Pages 197-203, Arms Open Wide: A Call to Linger in the Savior’s Presence
This Week’s Scripture:
“Early on the first day of the week, while it was still dark, Mary Magdalene went to the tomb and saw that the stone had been removed from the entrance. 2 So she came running to Simon Peter and the other disciple, the one Jesus loved, and said, “They have taken the Lord out of the tomb, and we don’t know where they have put him!“
Mary Magdalene’s story teaches us that Easter morning begins in darkness. The darkness of grief and loss. The deep midnight in which we wait for resurrection.
We are eager to get to daybreak, the moment when the sunrise breaks over the empty tomb and we are surprised by joy. We strain toward the time when life breaks free of death’s cold grip, and we hold the Savior’s feet in our hands, warm and whole, and yet somehow, still scented aloe and myrrh.
But first, the darkness. The grief. The loss. The devastation of hope. There is no resurrection morning without first going through the deep night when death has won.
I love Mary Magdalene. She teaches me what it means to endure the unspeakable, that there is beauty in offering what gifts I can, no matter how small. Mary Magdalene teaches me how to love with a broken heart.
It is easy to forget just how dark the night was for her before Easter morning. The law demanded she stay home until the Sabbath was over, and so, she waited for daybreak when she could go to Jesus’s tomb and anoint him for burial. While so many of Jesus’s followers fled the terrors of his crucifixion, Mary Magdalene was among the most faithful who stayed near the cross. The horrible memories of Christ’s suffering must have tormented her throughout that long night.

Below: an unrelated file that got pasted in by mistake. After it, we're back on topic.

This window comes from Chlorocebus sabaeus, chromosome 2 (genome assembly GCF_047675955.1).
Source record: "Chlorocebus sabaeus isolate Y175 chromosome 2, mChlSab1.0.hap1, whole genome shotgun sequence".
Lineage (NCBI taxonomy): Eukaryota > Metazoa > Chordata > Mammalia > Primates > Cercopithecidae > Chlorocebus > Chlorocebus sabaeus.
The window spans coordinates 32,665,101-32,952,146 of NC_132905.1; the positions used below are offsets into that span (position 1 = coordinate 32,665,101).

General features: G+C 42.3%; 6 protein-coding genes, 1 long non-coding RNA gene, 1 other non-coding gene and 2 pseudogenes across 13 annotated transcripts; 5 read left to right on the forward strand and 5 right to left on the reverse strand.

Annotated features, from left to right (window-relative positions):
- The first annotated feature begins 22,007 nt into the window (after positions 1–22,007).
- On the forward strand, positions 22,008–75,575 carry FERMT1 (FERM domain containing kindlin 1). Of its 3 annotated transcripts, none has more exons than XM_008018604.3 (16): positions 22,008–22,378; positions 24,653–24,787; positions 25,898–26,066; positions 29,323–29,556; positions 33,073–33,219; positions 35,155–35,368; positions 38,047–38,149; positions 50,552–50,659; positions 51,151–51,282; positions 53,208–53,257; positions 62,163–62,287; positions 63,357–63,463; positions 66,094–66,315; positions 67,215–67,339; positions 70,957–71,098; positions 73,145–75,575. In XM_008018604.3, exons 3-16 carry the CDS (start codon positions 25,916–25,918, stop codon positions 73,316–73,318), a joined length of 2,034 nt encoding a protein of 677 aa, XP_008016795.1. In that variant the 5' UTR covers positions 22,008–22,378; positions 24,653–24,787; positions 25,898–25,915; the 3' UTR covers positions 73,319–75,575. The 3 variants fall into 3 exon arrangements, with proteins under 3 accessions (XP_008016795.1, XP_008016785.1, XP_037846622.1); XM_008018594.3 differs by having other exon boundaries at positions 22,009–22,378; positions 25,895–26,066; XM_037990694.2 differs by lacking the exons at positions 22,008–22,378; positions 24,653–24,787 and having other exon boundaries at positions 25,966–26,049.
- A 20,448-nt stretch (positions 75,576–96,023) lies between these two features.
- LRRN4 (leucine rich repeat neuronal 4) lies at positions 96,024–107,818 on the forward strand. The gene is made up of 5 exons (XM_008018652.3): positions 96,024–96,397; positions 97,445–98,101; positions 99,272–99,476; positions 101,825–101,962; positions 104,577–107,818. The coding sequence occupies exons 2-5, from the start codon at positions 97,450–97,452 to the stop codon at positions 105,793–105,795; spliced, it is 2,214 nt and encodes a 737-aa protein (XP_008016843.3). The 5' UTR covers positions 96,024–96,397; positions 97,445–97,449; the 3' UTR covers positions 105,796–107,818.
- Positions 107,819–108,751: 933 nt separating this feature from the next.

I can’t imagine how she grieved, how her mind and heart must have struggled to process the trauma of all she had witnessed. And still, when morning comes, we find her on her way to the tomb, burial spices in her hand.
Three Long Days
The Jews at the time of Christ believed the soul lingered near the body of the deceased until the third day when it was finally released to its rest.
When she finds the tomb empty, she assumes the worst- Someone stole Jesus’s body during the night and she won’t even be able to give her one last gift of ensuring him a proper burial.
We have the benefit of more than 2,000 years of hindsight. We know that Jesus was no longer in the tomb because He no longer needed it, but Mary Magdalene didn’t know that.
Mary Magdalene is so devastated that scripture tells us her grief blinds her to Jesus when he first appears to her. She thinks he is the gardener.
Then, he calls her name.
Alfred Edersheim says it so beautifully. He says that Mary, whom Jesus had called out of the torment of demon possession, could never have failed to recognize Jesus when he called her name.
Mary Magdalene had known the deep darkness that proceeds resurrection before.
Mary runs to Jesus, falls at his feet and worships. She is the first of the disciples to see the risen Christ. Then Jesus honors her further by entrusting her with the good news of His resurrection.
““Do not hold on to me, for I have not yet ascended to the Father. Go instead to my brothers and tell them, ‘I am ascending to my Father and your Father, to my God and your God.” (John 20:17)
He called them “brothers.” Newly grafted into the family of God, He said His Father was now their Father. His God was their God too.
The night of sin’s curse over Creation had been long, but morning had come.
Hallelujah and Amen.
The Jewish sages mandated that a body receive proper and immediate burial after death, that a soul could not rest until this was completed.